This summer, the SFS Center for Sustainable Development Studies in Costa Rica started collaborating with Dr. Erin Lindquist of Meredith College, one of the coordinators of the EREN project (Ecological Research as Education Network). We established the first forest plots of 20x20m in the tropical rainforest of the Manú Center in Guápiles, Costa Rica. The objective of the EREN project is to monitor forest growth across the U.S., Canada, and several other places in tropical areas. The data will be made available to students and researchers participating in the project with the goal of doing comparative analyses of tree growth, biomass accumulation, forest structure, species diversity, and overall growth responses to global warming. The project includes undergraduate students and their advisors doing research in forest sites closer to their home institutions. EREN is a solid method to add data to databases on forest growth across wide geographic areas, as well as contribute to our understanding of forest responses to global warming, while including undergraduate students and their advisors in a research network that generates valuable scientific information.
Our Summer Session I students worked under the guidance of Dr. Edgardo Arévalo (Resident Lecturer in Tropical Ecology & Sustainable Development) and Dr. Mariano Soley (Interim Lecturer in Natural Resource Management). The plots were established in a forest fragment of 12 Ha under primary forest conditions. All trees rooted within the plots were tagged and their diameter at breast height (1.3 m above the ground) was measured. Many species were identified in the field, but the vast majority required the collection of samples for later identification. More data will be added as these plots get re-measured in the next few years. During this exercise, students experienced the difficulties of collecting data in the rainforest, not only by moving around in a complex environment (aka bush-whacking), but by dealing with difficult decisions (what to do in the case of measuring the diameter of a tree branching below 1.3m above the ground), or how to reach samples that were several meters above the ground (using binoculars, or an extension pole with a cutter), and in general, how to work as a team so many trees could be measured in a few hours.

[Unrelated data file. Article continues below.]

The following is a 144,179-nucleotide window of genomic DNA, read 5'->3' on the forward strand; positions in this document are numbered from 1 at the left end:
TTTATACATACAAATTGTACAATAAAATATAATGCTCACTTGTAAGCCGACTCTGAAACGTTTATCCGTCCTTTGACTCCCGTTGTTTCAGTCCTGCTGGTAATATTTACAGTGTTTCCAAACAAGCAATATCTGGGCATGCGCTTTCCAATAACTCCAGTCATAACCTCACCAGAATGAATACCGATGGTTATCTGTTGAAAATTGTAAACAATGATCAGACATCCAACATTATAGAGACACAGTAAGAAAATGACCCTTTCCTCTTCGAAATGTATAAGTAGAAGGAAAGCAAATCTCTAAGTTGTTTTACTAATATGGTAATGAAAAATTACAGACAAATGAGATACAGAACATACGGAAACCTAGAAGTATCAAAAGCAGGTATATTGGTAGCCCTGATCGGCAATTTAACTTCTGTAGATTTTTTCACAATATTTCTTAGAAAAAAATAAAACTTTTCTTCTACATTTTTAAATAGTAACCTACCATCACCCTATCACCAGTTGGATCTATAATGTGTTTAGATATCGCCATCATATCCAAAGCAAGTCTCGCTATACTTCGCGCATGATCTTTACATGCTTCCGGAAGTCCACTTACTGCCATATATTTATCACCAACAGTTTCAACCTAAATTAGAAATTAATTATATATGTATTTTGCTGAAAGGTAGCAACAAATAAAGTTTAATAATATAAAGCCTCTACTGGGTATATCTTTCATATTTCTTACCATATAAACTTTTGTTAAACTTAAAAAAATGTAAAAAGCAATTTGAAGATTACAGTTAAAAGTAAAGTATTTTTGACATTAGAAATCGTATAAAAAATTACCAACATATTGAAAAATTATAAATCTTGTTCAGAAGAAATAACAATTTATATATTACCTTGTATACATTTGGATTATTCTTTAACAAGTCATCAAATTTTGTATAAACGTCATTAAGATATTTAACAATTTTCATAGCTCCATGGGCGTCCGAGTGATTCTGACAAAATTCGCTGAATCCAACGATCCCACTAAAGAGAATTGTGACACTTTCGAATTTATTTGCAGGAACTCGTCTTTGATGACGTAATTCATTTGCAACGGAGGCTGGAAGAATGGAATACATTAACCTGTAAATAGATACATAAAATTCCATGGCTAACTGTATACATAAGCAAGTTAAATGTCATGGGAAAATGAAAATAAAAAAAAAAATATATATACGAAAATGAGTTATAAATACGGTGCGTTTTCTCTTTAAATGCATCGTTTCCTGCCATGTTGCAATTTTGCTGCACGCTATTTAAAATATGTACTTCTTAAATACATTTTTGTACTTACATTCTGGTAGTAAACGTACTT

View of the rainforest of Manú in Guápiles, Costa Rica, where the first EREN plots were established. The smoking volcano in the back is Turrialba Volcano.
The Center is planning to establish more plots within the forest fragments of the National Technical University in Atenas (UTN). We recently signed a collaborative agreement with UTN, and the forest growth monitoring study represents an ideal manner to commence our relationship. The analysis of the Manú data, as well as of the UTN data, will provide professors and students with valuable information to compare tree growth, carbon sequestration, and biomass accumulation, as well as to analyze how climatic differences affect tree species composition and growth patterns. The value of this project is reflected in the analysis of local data, but once the information enters the EREN database, the Center will be able to ask questions across wide geographic areas, including different latitudes. We expect the extension of the EREN plots to Costa Rica and to The School for Field Studies to be productive and a fulfilling learning experience for our students, faculty, and staff!
We did all this in the middle of our first field trip, in which we visited the rainforests of Braulio Carrillo National Park and Manú, and toured El Progreso Farm, where our students planted cassava, learned farming techniques (i.e. how to make compost), and made a new batch of efficient microorganisms for the farm. Efficient microorganisms are obtained from the forest leaf litter and are concentrated in an organic soup mixed with molasses and semolina under anaerobic conditions. This fertilizer is enriched with a high concentration of beneficial microorganisms that speed up the decomposition of organic matter and the release of crucial nutrients for plants. By dispersing this material in the garden the farm increases food production obtaining healthy crops.
SFS experiences are by no means boring. They are intense, since we are always on the move, learning and doing new things.